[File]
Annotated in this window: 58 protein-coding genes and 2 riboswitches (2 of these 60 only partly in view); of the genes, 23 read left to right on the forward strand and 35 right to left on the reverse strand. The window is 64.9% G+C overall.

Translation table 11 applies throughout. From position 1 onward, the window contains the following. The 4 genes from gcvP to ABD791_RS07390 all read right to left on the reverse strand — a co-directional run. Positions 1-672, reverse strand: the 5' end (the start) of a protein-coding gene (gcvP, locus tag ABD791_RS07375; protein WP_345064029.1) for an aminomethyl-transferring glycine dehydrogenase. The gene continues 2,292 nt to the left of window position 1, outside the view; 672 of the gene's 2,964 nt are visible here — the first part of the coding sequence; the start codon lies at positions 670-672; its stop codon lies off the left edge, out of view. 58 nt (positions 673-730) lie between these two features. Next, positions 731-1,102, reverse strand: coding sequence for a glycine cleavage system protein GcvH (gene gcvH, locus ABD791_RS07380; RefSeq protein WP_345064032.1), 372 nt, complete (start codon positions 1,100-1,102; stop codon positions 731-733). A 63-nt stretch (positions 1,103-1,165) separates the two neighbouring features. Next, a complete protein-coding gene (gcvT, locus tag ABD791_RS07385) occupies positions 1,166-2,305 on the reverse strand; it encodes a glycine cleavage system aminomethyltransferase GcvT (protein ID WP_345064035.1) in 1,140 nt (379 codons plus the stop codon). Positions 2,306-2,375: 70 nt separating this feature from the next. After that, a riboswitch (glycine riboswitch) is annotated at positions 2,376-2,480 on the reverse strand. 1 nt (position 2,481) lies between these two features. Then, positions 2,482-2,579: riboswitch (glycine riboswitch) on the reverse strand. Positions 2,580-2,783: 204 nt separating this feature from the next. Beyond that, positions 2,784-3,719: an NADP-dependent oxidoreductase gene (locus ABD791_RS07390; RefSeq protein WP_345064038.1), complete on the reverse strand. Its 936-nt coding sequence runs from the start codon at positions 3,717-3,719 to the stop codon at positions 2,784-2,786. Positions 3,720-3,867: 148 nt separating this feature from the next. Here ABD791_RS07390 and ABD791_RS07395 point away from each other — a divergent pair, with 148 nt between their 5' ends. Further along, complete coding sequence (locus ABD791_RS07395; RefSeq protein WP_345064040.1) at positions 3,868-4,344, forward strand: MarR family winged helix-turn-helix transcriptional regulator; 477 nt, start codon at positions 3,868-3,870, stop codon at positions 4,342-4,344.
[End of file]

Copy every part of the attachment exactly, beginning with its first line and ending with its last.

Annotated in this window: 58 protein-coding genes and 2 riboswitches (2 of these 60 only partly in view); of the genes, 23 read left to right on the forward strand and 35 right to left on the reverse strand. The window is 64.9% G+C overall.

Translation table 11 applies throughout. From position 1 onward, the window contains the following. The 4 genes from gcvP to ABD791_RS07390 all read right to left on the reverse strand — a co-directional run. Positions 1-672, reverse strand: the 5' end (the start) of a protein-coding gene (gcvP, locus tag ABD791_RS07375; protein WP_345064029.1) for an aminomethyl-transferring glycine dehydrogenase. The gene continues 2,292 nt to the left of window position 1, outside the view; 672 of the gene's 2,964 nt are visible here — the first part of the coding sequence; the start codon lies at positions 670-672; its stop codon lies off the left edge, out of view. 58 nt (positions 673-730) lie between these two features. Next, positions 731-1,102, reverse strand: coding sequence for a glycine cleavage system protein GcvH (gene gcvH, locus ABD791_RS07380; RefSeq protein WP_345064032.1), 372 nt, complete (start codon positions 1,100-1,102; stop codon positions 731-733). A 63-nt stretch (positions 1,103-1,165) separates the two neighbouring features. Next, a complete protein-coding gene (gcvT, locus tag ABD791_RS07385) occupies positions 1,166-2,305 on the reverse strand; it encodes a glycine cleavage system aminomethyltransferase GcvT (protein ID WP_345064035.1) in 1,140 nt (379 codons plus the stop codon). Positions 2,306-2,375: 70 nt separating this feature from the next. After that, a riboswitch (glycine riboswitch) is annotated at positions 2,376-2,480 on the reverse strand. 1 nt (position 2,481) lies between these two features. Then, positions 2,482-2,579: riboswitch (glycine riboswitch) on the reverse strand. Positions 2,580-2,783: 204 nt separating this feature from the next. Beyond that, positions 2,784-3,719: an NADP-dependent oxidoreductase gene (locus ABD791_RS07390; RefSeq protein WP_345064038.1), complete on the reverse strand. Its 936-nt coding sequence runs from the start codon at positions 3,717-3,719 to the stop codon at positions 2,784-2,786. Positions 3,720-3,867: 148 nt separating this feature from the next. Here ABD791_RS07390 and ABD791_RS07395 point away from each other — a divergent pair, with 148 nt between their 5' ends. Further along, complete coding sequence (locus ABD791_RS07395; RefSeq protein WP_345064040.1) at positions 3,868-4,344, forward strand: MarR family winged helix-turn-helix transcriptional regulator; 477 nt, start codon at positions 3,868-3,870, stop codon at positions 4,342-4,344.